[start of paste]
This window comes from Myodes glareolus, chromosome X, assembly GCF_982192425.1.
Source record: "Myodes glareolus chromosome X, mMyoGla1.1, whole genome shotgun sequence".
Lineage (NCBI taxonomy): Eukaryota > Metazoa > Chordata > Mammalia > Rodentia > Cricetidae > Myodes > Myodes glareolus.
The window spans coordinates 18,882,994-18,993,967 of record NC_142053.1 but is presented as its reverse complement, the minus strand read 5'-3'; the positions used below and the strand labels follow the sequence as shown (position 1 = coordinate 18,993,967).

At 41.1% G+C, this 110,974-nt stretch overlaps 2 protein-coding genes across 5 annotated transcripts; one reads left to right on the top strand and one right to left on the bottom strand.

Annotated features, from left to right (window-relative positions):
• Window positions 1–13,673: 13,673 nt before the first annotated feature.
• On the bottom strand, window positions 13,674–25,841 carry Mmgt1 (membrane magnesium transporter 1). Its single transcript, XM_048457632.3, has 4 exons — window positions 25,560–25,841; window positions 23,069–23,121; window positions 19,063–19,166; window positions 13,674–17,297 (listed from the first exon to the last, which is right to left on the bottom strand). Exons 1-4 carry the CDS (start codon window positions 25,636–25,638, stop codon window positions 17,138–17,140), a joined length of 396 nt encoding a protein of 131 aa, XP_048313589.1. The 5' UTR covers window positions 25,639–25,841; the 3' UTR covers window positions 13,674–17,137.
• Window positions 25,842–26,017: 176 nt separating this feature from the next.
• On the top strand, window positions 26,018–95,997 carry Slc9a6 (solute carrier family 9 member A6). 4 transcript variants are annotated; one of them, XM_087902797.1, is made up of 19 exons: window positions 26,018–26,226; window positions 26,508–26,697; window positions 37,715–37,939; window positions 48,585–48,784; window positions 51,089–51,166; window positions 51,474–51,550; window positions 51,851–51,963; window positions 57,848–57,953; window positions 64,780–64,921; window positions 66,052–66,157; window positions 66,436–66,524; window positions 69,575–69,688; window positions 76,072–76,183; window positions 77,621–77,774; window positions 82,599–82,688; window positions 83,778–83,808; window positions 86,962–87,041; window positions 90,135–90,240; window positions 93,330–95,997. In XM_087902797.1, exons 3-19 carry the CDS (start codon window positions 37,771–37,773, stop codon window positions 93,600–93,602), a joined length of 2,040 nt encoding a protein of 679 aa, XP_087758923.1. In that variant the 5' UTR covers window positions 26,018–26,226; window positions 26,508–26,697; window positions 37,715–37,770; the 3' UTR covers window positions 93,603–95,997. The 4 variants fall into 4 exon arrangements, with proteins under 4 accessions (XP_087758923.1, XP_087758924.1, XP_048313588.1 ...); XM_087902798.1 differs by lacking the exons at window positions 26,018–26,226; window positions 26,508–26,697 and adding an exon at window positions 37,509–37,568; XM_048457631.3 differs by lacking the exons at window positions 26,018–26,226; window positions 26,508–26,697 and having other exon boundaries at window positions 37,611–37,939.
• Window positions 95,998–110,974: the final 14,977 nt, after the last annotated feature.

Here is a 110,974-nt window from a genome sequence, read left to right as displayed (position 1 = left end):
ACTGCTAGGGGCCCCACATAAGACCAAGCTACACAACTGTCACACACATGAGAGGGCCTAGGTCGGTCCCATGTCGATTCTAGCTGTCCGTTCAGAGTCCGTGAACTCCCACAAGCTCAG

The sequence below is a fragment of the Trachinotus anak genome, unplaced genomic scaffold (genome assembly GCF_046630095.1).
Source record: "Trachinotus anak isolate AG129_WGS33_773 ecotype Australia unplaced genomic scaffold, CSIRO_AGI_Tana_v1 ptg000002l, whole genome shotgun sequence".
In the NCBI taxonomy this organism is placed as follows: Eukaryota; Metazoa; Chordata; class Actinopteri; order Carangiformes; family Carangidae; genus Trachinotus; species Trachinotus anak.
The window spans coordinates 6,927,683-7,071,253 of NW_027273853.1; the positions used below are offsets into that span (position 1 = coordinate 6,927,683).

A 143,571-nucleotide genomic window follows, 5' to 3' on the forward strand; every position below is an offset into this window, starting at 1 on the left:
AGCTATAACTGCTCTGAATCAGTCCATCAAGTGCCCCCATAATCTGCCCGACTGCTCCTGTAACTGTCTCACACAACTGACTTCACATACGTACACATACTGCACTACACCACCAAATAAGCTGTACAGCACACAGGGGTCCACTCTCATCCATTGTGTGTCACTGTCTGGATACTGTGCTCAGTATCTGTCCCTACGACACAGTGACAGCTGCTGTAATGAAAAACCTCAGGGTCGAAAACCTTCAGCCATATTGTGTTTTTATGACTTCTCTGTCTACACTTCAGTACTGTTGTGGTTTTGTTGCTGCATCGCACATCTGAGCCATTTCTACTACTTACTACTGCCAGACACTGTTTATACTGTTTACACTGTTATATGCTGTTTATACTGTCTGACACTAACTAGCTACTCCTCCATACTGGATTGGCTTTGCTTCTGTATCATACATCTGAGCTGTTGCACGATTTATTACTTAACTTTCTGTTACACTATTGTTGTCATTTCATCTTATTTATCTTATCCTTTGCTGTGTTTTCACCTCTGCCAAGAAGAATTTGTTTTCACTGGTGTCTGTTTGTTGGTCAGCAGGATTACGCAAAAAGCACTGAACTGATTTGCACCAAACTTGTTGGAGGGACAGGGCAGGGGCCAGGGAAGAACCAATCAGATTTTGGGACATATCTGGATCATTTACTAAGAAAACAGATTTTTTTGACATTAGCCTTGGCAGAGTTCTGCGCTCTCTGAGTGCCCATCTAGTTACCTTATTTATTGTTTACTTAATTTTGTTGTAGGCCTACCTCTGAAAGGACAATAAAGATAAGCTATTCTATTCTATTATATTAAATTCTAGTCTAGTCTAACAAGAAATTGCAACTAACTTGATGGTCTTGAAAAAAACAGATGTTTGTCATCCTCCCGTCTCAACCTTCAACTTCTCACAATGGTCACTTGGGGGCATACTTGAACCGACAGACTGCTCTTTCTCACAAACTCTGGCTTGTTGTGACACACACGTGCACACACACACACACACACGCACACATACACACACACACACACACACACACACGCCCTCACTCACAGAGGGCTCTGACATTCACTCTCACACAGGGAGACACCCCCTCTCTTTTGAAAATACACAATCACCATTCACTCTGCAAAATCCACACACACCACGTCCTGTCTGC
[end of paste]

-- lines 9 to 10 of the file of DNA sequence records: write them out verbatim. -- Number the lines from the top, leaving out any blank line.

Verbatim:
• Window positions 25,842–26,017: 176 nt separating this feature from the next.
• On the top strand, window positions 26,018–95,997 carry Slc9a6 (solute carrier family 9 member A6). 4 transcript variants are annotated; one of them, XM_087902797.1, is made up of 19 exons: window positions 26,018–26,226; window positions 26,508–26,697; window positions 37,715–37,939; window positions 48,585–48,784; window positions 51,089–51,166; window positions 51,474–51,550; window positions 51,851–51,963; window positions 57,848–57,953; window positions 64,780–64,921; window positions 66,052–66,157; window positions 66,436–66,524; window positions 69,575–69,688; window positions 76,072–76,183; window positions 77,621–77,774; window positions 82,599–82,688; window positions 83,778–83,808; window positions 86,962–87,041; window positions 90,135–90,240; window positions 93,330–95,997. In XM_087902797.1, exons 3-19 carry the CDS (start codon window positions 37,771–37,773, stop codon window positions 93,600–93,602), a joined length of 2,040 nt encoding a protein of 679 aa, XP_087758923.1. In that variant the 5' UTR covers window positions 26,018–26,226; window positions 26,508–26,697; window positions 37,715–37,770; the 3' UTR covers window positions 93,603–95,997. The 4 variants fall into 4 exon arrangements, with proteins under 4 accessions (XP_087758923.1, XP_087758924.1, XP_048313588.1 ...); XM_087902798.1 differs by lacking the exons at window positions 26,018–26,226; window positions 26,508–26,697 and adding an exon at window positions 37,509–37,568; XM_048457631.3 differs by lacking the exons at window positions 26,018–26,226; window positions 26,508–26,697 and having other exon boundaries at window positions 37,611–37,939.